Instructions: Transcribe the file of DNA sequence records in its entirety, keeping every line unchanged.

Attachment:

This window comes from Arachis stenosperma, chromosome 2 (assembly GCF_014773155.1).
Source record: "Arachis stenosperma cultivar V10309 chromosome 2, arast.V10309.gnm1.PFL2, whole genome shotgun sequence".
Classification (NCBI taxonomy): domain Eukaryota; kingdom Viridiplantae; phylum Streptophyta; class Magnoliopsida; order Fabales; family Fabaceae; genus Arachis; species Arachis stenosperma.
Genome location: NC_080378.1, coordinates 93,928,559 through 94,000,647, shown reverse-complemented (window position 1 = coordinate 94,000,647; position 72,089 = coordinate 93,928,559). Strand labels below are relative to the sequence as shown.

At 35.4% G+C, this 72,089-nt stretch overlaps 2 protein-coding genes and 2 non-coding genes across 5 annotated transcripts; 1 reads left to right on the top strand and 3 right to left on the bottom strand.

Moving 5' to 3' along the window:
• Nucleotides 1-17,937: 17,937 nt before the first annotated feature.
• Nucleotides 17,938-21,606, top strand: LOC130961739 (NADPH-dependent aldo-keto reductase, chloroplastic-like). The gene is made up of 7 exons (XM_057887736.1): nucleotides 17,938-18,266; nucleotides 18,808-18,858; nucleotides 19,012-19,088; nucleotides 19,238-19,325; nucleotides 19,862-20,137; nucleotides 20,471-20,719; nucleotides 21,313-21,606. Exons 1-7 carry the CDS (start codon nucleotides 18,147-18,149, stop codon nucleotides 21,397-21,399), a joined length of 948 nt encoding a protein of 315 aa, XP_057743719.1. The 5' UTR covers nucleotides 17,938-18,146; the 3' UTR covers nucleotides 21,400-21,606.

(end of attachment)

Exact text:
This window comes from Arachis stenosperma, chromosome 2 (assembly GCF_014773155.1).
Source record: "Arachis stenosperma cultivar V10309 chromosome 2, arast.V10309.gnm1.PFL2, whole genome shotgun sequence".
Classification (NCBI taxonomy): domain Eukaryota; kingdom Viridiplantae; phylum Streptophyta; class Magnoliopsida; order Fabales; family Fabaceae; genus Arachis; species Arachis stenosperma.
Genome location: NC_080378.1, coordinates 93,928,559 through 94,000,647, shown reverse-complemented (window position 1 = coordinate 94,000,647; position 72,089 = coordinate 93,928,559). Strand labels below are relative to the sequence as shown.

At 35.4% G+C, this 72,089-nt stretch overlaps 2 protein-coding genes and 2 non-coding genes across 5 annotated transcripts; 1 reads left to right on the top strand and 3 right to left on the bottom strand.

Moving 5' to 3' along the window:
• Nucleotides 1-17,937: 17,937 nt before the first annotated feature.
• Nucleotides 17,938-21,606, top strand: LOC130961739 (NADPH-dependent aldo-keto reductase, chloroplastic-like). The gene is made up of 7 exons (XM_057887736.1): nucleotides 17,938-18,266; nucleotides 18,808-18,858; nucleotides 19,012-19,088; nucleotides 19,238-19,325; nucleotides 19,862-20,137; nucleotides 20,471-20,719; nucleotides 21,313-21,606. Exons 1-7 carry the CDS (start codon nucleotides 18,147-18,149, stop codon nucleotides 21,397-21,399), a joined length of 948 nt encoding a protein of 315 aa, XP_057743719.1. The 5' UTR covers nucleotides 17,938-18,146; the 3' UTR covers nucleotides 21,400-21,606.